Besides the troops in the garrison, nearly 40,000 refugees had also too be cared for. The air maintenance commenced with air drops but these were not proving very efficient. The first task, therefore, was to construct an airstrip where Dakota could be landed. The garrison with the help of 6,000 able bodied volunteer refugees enlarged the J&K Militia parade ground to a 600-yard strip in 6 days. Without any earthmoving equipment, this in itself was a Herculean feat. Intensive offensive sorties were flown by the Spitfires and Tempests to keep the enemy from interfering in the work. Once the strip was ready, supply dropping was discontinued and the first Dakota landed at Poonch on 12th December 1947. The Strip was perched precariously in the lap of a hill. The aircraft had to come spiraling down in a steep approach and make an accurate landing so as to come to a stop at the edge of a precipice. No 12 Squadron flew from dawn to dusk; 73 sorties were flown in 6 days and 4,27,000 Ibs of supplies were delivered. On their return trip the aircraft evacuated refugees. No 4(H) FF Mountain Battery was air delivered to Poonch on 13th December.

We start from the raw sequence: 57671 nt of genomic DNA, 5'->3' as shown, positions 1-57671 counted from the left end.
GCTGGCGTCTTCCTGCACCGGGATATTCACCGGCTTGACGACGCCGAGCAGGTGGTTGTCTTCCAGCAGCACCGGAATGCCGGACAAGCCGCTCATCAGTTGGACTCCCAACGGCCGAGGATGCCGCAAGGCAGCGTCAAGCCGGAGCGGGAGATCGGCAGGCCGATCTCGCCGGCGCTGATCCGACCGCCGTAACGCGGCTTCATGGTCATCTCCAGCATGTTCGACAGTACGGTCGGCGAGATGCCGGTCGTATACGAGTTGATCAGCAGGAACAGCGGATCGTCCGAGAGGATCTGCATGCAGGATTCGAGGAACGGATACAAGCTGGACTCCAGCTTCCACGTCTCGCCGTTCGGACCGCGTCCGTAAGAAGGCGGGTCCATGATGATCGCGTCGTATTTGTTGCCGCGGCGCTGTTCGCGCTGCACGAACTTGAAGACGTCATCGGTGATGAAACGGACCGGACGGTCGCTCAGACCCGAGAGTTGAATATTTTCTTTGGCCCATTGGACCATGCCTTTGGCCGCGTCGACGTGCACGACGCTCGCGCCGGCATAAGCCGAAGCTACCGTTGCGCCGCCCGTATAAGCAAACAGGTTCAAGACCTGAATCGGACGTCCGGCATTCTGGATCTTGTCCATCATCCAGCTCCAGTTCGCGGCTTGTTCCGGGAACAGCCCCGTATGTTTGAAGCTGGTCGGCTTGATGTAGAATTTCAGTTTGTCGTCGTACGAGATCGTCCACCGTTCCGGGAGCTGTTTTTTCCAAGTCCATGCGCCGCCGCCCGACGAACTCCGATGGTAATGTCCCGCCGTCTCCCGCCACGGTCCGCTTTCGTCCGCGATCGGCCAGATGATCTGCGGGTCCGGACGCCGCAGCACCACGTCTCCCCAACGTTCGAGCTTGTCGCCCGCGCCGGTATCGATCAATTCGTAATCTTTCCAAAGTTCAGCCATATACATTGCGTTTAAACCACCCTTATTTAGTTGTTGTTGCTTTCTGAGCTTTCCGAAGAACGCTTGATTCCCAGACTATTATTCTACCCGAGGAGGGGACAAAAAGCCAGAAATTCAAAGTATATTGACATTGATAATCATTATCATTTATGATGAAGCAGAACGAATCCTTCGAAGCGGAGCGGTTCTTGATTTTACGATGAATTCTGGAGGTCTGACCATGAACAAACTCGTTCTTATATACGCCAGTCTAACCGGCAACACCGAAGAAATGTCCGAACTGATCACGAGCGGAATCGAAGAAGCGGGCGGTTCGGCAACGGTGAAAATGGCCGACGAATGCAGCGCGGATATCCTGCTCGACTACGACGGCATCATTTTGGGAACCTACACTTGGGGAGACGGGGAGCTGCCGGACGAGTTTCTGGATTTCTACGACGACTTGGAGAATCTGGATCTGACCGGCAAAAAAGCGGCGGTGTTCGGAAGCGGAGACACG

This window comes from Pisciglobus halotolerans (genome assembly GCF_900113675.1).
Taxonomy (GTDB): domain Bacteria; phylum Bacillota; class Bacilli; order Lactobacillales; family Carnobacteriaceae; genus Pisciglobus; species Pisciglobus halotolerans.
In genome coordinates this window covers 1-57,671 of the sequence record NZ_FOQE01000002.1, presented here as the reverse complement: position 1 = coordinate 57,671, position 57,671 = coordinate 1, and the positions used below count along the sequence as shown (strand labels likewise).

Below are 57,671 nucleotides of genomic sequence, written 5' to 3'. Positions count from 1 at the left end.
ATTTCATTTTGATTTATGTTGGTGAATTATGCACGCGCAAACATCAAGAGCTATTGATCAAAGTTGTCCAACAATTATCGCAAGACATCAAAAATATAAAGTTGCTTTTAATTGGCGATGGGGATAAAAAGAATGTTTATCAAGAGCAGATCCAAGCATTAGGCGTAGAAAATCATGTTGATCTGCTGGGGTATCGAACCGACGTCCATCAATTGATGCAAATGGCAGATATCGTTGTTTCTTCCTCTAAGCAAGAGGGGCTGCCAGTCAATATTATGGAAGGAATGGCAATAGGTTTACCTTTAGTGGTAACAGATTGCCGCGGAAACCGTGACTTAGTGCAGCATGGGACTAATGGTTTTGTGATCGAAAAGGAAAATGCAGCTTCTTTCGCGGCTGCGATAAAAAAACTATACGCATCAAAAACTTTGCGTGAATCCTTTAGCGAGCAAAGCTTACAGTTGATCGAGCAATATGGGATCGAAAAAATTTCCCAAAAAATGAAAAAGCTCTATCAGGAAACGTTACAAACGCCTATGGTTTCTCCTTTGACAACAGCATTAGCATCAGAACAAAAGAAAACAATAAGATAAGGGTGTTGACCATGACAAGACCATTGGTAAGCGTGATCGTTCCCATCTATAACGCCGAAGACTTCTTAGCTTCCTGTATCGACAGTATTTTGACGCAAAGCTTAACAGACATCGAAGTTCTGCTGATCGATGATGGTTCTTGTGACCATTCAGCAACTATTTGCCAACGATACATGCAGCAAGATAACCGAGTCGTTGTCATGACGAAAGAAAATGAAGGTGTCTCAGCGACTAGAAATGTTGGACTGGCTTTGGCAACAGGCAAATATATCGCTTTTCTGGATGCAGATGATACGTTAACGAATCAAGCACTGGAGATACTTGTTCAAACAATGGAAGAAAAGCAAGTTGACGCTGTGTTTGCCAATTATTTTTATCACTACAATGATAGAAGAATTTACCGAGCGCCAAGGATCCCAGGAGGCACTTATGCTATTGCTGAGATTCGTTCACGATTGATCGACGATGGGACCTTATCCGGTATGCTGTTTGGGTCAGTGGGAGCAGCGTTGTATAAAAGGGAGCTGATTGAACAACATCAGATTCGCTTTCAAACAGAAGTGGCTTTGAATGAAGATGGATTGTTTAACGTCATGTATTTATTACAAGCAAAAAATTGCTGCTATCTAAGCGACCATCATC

It was also around this time that the Dakota was used for bombing- another innovation of Mehar Singh- as the Air Force had no suitable bomber aircraft. Thus went the saga of operations in Jammu and Kashmir. From the time they went into action, till April 1948, No 12 Squadron had flown 3,405 hours ivolving airlift of 3.5 million pounds of load, 18,000 Ibs of bombs, 10,000 refugees, 6000 troops and hundreds of casualties.